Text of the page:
Hawkins

LawnSite Member
Location
Cincinnati
Hawkins, if it was sod originally, why not just replace the sod in the bad spots? More customer satisfaction--and sooner. My thoughts.
You may need a sod cutting shovel--or rent a sod cutting machine.
And kill the weeds.
I think more plugs--not too deep is better. You do not want the seed 3 inches deep.
A mystery to me--can you embed the seed into the loose cores? I do not know how well this works.
Effects of rolling are still in dispute--not sure if rolling is helpful or not. At least it is quick. Actually you can probably press the seed into the soil with your lawn tractor--it is heavy right? Lots of pressure from the tires.

The patches that didnt thrive are not very big and a seeding in the spring fixed some of that. I think what happened is homeowner waited too long to cut grass after sod was laid. Grass was high, didn't chop to tiny pieces so thatch layer was fairly thick and squashed old grass. That combined with a harsh summer in 2019 and the sod struggled (even with constant watering). Homeowner desires a seeding as there are thin spots throughout lawn which probably will do well with a seed after a core aerate.

So so far, I have where we want cores about 2.0-3 inches deep when reseeding? If i weren't reseeding, I'd probably shoot 3-4 inches? I'll pass on rolling unless someone here sees a benefit of it.
 

RigglePLC

LawnSite Fanatic
Location
Grand Rapids MI
For small spots try the Garden Weasel" or similar tool to rough-up the surface soil of the bare spots.

And use plenty of seed--in a reseed situation--germination is less. Try to get about 20 seeds per square inch.
And be sure to include some perennial rye.
And be sure to include some annual rye--it comes up really quick. This increases customer satisfaction. In my test, it was an inch tall in 4 days at temps of about 85 F.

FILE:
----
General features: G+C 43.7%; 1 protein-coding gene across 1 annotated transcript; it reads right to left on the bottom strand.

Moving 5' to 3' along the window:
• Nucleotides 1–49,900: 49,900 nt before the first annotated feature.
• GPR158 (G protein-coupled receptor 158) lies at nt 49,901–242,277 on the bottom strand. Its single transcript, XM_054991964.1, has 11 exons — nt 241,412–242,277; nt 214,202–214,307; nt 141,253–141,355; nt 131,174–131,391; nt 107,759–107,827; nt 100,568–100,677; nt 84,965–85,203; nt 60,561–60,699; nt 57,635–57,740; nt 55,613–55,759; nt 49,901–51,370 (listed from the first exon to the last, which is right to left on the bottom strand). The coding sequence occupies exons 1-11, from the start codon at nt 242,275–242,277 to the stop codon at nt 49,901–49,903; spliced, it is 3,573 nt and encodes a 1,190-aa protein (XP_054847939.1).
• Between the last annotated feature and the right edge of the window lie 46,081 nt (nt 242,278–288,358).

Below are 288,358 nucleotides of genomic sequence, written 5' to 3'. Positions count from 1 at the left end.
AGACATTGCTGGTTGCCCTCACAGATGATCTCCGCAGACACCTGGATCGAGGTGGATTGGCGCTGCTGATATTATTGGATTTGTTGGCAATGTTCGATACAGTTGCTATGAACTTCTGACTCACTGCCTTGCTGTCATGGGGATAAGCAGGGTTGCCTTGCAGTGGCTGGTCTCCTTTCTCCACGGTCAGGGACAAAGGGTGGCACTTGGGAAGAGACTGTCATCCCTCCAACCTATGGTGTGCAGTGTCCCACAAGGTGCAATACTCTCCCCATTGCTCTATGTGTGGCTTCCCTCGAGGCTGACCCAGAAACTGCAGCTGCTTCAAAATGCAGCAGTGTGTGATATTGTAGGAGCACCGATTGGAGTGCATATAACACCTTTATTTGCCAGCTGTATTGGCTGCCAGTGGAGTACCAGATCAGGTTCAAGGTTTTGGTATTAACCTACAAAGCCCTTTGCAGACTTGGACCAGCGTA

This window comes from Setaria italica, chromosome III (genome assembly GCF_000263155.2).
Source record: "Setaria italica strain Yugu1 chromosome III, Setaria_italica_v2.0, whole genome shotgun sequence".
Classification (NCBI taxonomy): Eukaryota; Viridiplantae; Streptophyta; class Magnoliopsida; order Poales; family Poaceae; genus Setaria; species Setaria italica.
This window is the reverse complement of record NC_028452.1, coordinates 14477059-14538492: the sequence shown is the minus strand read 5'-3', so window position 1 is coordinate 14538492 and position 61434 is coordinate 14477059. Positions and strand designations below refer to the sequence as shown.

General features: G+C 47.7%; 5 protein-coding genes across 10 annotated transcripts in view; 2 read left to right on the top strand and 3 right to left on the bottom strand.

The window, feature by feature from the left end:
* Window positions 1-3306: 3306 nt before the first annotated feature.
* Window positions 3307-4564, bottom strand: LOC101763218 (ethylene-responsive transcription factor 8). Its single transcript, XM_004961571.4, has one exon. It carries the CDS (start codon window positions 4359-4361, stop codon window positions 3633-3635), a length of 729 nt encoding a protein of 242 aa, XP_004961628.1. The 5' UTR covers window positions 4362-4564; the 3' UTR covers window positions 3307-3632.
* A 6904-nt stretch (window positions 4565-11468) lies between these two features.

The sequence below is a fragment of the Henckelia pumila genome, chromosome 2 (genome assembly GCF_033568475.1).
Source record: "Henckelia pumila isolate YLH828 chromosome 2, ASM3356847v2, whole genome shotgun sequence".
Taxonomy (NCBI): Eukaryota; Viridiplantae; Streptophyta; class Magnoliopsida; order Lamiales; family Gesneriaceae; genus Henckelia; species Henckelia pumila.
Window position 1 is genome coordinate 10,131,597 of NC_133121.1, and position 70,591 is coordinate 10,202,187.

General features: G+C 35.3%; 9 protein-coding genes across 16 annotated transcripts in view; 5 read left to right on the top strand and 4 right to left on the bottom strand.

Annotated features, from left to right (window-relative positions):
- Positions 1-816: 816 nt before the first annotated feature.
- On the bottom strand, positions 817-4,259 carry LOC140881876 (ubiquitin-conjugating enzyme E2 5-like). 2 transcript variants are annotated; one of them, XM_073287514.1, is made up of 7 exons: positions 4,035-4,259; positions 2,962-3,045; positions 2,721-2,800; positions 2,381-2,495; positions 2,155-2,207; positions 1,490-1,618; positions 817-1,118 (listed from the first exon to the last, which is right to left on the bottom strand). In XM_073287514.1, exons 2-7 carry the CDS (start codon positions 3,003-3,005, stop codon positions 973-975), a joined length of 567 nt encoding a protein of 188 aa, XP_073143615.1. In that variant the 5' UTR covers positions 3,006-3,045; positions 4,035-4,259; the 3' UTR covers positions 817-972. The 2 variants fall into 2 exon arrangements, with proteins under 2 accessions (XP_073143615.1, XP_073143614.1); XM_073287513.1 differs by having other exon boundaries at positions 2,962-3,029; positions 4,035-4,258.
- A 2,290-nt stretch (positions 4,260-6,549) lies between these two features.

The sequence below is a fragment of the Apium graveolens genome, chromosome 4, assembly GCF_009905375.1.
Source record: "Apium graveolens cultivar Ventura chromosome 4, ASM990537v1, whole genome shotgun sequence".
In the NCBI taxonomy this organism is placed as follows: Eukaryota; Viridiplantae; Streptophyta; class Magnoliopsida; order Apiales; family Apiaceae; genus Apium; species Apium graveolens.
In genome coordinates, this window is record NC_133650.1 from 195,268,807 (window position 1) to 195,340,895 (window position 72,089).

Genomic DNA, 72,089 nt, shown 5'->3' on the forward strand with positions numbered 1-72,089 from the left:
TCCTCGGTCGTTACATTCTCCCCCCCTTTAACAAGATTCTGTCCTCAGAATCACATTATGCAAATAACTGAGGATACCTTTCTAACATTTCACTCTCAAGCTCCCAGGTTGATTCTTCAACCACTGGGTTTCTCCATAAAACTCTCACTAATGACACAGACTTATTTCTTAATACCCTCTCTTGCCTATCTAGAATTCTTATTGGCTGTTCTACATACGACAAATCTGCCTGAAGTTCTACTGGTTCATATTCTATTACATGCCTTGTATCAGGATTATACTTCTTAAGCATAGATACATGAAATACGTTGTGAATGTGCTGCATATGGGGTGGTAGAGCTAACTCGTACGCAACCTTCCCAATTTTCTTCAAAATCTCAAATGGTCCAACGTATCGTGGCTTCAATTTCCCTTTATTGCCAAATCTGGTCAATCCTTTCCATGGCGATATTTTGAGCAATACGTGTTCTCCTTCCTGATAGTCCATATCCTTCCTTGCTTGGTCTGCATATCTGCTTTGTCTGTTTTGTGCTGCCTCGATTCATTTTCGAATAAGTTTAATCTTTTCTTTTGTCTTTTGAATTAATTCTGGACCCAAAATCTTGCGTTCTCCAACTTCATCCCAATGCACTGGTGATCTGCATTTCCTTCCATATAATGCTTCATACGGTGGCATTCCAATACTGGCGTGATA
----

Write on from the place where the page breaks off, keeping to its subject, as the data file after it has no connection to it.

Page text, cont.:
Pennington seed includes some fungicide to reduce rot due to pythium. Mefenoxam--or something like that. Trade name Apron fungicide.


If you use it be sure to tell the customer--as it then becomes an important sales feature. You become better than your competitors--and can charge a higher price.


Best to include some starter fert. It is better to add starter fert when the new germinated seed is about a half-inch tall--this to reduce the chance that the fertilizer might burn the new seeds before the new roots form. Of course you do not want an extra trip so use it right away if you want.
 
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andersman02

LawnSite Bronze Member
Location
Snowy MN
First off, have you taken a soil core? Most new houses around here are sod on top of crap. That will help tell you if you can get a away with shallower plugs, or if it it built on top of crap, deeper plugs will be better, to help mix the soils. If it is on top of crap, it is in your best interest to try and sell him some type of topdress after aerating deep
 

Youngandfree

LawnSite Fanatic
Location
VA
First off, have you taken a soil core? Most new houses around here are sod on top of crap. That will help tell you if you can get a away with shallower plugs, or if it it built on top of crap, deeper plugs will be better, to help mix the soils. If it is on top of crap, it is in your best interest to try and sell him some type of topdress after aerating deep
The first time using mine it took quite a bit to get it to 30 degrees. But it's well worth it.